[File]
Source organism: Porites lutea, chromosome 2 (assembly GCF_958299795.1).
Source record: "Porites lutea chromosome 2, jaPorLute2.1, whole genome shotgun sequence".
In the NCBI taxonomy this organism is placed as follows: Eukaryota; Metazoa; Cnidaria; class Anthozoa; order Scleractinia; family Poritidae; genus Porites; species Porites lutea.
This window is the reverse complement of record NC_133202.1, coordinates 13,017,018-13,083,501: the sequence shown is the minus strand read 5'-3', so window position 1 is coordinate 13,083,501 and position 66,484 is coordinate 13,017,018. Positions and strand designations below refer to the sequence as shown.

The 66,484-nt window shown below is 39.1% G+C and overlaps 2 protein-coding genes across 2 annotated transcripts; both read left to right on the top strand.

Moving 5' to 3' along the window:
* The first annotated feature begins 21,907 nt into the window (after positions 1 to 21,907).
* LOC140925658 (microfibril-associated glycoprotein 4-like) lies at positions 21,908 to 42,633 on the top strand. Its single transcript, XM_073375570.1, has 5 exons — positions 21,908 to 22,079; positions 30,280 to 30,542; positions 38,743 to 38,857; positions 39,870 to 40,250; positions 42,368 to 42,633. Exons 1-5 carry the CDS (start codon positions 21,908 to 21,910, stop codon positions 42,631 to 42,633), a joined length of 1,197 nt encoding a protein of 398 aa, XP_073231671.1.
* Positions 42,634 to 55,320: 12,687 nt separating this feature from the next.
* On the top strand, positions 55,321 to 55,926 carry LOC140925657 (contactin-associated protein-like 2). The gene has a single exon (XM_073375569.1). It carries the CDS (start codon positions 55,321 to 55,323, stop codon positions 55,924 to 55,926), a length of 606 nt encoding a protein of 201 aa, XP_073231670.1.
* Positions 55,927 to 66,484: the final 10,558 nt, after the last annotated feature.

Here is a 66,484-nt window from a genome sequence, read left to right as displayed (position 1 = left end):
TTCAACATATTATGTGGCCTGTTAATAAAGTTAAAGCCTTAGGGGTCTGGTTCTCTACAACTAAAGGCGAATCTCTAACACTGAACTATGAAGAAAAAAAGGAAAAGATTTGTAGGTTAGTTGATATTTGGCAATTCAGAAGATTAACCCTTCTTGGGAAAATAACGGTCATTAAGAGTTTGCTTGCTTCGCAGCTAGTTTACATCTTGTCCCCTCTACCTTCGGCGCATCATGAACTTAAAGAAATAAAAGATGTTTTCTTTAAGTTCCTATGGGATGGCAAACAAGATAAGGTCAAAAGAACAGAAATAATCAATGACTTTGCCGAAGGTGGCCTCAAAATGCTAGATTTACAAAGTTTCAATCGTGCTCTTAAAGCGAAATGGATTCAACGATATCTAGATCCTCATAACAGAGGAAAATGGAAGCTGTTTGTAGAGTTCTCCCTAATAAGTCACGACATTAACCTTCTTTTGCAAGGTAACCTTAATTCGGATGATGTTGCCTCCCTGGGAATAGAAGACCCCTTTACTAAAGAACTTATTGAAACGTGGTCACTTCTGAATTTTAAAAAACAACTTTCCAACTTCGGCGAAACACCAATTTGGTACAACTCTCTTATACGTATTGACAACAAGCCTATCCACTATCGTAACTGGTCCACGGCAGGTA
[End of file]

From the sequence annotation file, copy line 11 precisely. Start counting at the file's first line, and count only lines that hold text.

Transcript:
* Positions 55,927 to 66,484: the final 10,558 nt, after the last annotated feature.